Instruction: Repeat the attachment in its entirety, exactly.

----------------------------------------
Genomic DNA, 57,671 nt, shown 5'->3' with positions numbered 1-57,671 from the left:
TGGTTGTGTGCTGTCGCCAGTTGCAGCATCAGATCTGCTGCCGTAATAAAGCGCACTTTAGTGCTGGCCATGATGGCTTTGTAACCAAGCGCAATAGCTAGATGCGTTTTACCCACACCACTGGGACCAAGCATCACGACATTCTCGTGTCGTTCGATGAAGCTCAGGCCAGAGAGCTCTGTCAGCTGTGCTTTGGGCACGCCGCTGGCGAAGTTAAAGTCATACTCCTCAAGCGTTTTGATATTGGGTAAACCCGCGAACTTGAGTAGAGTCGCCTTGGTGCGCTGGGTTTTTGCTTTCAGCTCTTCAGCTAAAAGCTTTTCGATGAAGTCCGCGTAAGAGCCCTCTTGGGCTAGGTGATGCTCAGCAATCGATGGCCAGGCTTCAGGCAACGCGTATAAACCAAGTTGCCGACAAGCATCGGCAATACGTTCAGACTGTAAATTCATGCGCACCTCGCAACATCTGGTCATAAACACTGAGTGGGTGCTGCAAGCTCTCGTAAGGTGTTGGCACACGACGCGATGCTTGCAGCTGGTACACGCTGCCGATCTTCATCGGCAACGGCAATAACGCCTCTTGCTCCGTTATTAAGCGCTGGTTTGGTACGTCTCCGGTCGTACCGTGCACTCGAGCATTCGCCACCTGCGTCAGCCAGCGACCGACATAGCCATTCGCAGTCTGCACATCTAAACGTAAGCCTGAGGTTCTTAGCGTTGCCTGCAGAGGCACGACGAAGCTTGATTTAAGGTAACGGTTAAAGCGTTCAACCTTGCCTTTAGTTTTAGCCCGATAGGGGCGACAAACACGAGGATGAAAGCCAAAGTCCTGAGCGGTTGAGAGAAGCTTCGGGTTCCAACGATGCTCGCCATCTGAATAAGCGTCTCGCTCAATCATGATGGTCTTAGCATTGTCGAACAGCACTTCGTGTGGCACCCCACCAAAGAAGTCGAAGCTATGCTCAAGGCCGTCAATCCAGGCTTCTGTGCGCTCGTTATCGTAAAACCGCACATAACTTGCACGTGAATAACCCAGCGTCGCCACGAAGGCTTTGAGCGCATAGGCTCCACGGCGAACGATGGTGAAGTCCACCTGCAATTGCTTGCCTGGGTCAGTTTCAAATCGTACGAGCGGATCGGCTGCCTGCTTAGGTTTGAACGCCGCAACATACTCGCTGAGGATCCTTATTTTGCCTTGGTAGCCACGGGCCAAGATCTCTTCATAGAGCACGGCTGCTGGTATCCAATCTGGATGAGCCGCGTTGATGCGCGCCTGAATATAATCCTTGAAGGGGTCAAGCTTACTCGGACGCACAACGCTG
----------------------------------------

Genomic DNA, 57,671 nt, shown 5'->3' with positions numbered 1-57,671 from the left:
TGGTTGTGTGCTGTCGCCAGTTGCAGCATCAGATCTGCTGCCGTAATAAAGCGCACTTTAGTGCTGGCCATGATGGCTTTGTAACCAAGCGCAATAGCTAGATGCGTTTTACCCACACCACTGGGACCAAGCATCACGACATTCTCGTGTCGTTCGATGAAGCTCAGGCCAGAGAGCTCTGTCAGCTGTGCTTTGGGCACGCCGCTGGCGAAGTTAAAGTCATACTCCTCAAGCGTTTTGATATTGGGTAAACCCGCGAACTTGAGTAGAGTCGCCTTGGTGCGCTGGGTTTTTGCTTTCAGCTCTTCAGCTAAAAGCTTTTCGATGAAGTCCGCGTAAGAGCCCTCTTGGGCTAGGTGATGCTCAGCAATCGATGGCCAGGCTTCAGGCAACGCGTATAAACCAAGTTGCCGACAAGCATCGGCAATACGTTCAGACTGTAAATTCATGCGCACCTCGCAACATCTGGTCATAAACACTGAGTGGGTGCTGCAAGCTCTCGTAAGGTGTTGGCACACGACGCGATGCTTGCAGCTGGTACACGCTGCCGATCTTCATCGGCAACGGCAATAACGCCTCTTGCTCCGTTATTAAGCGCTGGTTTGGTACGTCTCCGGTCGTACCGTGCACTCGAGCATTCGCCACCTGCGTCAGCCAGCGACCGACATAGCCATTCGCAGTCTGCACATCTAAACGTAAGCCTGAGGTTCTTAGCGTTGCCTGCAGAGGCACGACGAAGCTTGATTTAAGGTAACGGTTAAAGCGTTCAACCTTGCCTTTAGTTTTAGCCCGATAGGGGCGACAAACACGAGGATGAAAGCCAAAGTCCTGAGCGGTTGAGAGAAGCTTCGGGTTCCAACGATGCTCGCCATCTGAATAAGCGTCTCGCTCAATCATGATGGTCTTAGCATTGTCGAACAGCACTTCGTGTGGCACCCCACCAAAGAAGTCGAAGCTATGCTCAAGGCCGTCAATCCAGGCTTCTGTGCGCTCGTTATCGTAAAACCGCACATAACTTGCACGTGAATAACCCAGCGTCGCCACGAAGGCTTTGAGCGCATAGGCTCCACGGCGAACGATGGTGAAGTCCACCTGCAATTGCTTGCCTGGGTCAGTTTCAAATCGTACGAGCGGATCGGCTGCCTGCTTAGGTTTGAACGCCGCAACATACTCGCTGAGGATCCTTATTTTGCCTTGGTAGCCACGGGCCAAGATCTCTTCATAGAGCACGGCTGCTGGTATCCAATCTGGATGAGCCGCGTTGATGCGCGCCTGAATATAATCCTTGAAGGGGTCAAGCTTACTCGGACGCACAACGCTG